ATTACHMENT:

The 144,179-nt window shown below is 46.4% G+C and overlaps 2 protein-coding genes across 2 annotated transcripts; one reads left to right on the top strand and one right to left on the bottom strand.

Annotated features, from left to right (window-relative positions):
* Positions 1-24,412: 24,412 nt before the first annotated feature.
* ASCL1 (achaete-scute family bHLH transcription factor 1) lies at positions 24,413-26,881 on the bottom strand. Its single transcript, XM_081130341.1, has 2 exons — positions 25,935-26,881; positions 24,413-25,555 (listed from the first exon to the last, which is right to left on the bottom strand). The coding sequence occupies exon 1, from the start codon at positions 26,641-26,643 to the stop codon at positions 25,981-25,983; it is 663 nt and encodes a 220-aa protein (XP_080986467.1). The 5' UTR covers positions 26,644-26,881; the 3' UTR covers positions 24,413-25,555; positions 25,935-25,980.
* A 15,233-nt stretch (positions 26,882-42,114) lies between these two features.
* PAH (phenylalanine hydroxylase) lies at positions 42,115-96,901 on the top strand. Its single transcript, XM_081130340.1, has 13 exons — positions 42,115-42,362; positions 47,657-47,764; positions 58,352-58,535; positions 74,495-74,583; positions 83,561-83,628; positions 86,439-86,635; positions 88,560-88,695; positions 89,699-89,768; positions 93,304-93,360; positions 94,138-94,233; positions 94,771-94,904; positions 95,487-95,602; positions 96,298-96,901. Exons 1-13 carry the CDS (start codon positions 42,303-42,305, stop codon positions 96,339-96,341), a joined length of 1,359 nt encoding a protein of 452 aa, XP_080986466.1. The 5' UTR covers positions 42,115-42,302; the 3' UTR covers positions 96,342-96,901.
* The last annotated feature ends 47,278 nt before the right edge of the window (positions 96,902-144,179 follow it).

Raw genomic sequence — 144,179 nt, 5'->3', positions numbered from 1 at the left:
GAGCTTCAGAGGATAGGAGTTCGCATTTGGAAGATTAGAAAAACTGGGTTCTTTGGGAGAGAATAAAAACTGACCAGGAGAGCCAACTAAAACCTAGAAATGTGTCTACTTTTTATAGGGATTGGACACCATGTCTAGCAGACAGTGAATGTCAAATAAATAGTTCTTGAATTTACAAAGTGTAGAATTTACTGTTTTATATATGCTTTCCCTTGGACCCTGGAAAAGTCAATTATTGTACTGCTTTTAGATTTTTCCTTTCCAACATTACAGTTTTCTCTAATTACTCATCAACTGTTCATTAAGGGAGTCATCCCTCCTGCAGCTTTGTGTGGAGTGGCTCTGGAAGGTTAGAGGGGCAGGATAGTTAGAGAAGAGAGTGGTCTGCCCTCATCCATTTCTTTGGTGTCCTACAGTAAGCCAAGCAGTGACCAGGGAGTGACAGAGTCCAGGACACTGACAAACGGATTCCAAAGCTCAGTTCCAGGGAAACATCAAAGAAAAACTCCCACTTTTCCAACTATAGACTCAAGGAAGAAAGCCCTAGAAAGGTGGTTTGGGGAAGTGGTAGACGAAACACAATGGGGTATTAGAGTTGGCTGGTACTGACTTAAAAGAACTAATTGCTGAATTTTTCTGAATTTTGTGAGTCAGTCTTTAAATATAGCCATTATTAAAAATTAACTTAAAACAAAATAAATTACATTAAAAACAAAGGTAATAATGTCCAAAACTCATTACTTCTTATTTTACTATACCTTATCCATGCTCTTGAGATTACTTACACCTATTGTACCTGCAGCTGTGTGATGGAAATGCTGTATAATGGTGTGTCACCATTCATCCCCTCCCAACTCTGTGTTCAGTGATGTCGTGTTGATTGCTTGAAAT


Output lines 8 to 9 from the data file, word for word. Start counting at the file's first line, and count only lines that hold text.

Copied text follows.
Raw genomic sequence — 144,179 nt, 5'->3', positions numbered from 1 at the left:
GAGCTTCAGAGGATAGGAGTTCGCATTTGGAAGATTAGAAAAACTGGGTTCTTTGGGAGAGAATAAAAACTGACCAGGAGAGCCAACTAAAACCTAGAAATGTGTCTACTTTTTATAGGGATTGGACACCATGTCTAGCAGACAGTGAATGTCAAATAAATAGTTCTTGAATTTACAAAGTGTAGAATTTACTGTTTTATATATGCTTTCCCTTGGACCCTGGAAAAGTCAATTATTGTACTGCTTTTAGATTTTTCCTTTCCAACATTACAGTTTTCTCTAATTACTCATCAACTGTTCATTAAGGGAGTCATCCCTCCTGCAGCTTTGTGTGGAGTGGCTCTGGAAGGTTAGAGGGGCAGGATAGTTAGAGAAGAGAGTGGTCTGCCCTCATCCATTTCTTTGGTGTCCTACAGTAAGCCAAGCAGTGACCAGGGAGTGACAGAGTCCAGGACACTGACAAACGGATTCCAAAGCTCAGTTCCAGGGAAACATCAAAGAAAAACTCCCACTTTTCCAACTATAGACTCAAGGAAGAAAGCCCTAGAAAGGTGGTTTGGGGAAGTGGTAGACGAAACACAATGGGGTATTAGAGTTGGCTGGTACTGACTTAAAAGAACTAATTGCTGAATTTTTCTGAATTTTGTGAGTCAGTCTTTAAATATAGCCATTATTAAAAATTAACTTAAAACAAAATAAATTACATTAAAAACAAAGGTAATAATGTCCAAAACTCATTACTTCTTATTTTACTATACCTTATCCATGCTCTTGAGATTACTTACACCTATTGTACCTGCAGCTGTGTGATGGAAATGCTGTATAATGGTGTGTCACCATTCATCCCCTCCCAACTCTGTGTTCAGTGATGTCGTGTTGATTGCTTGAAAT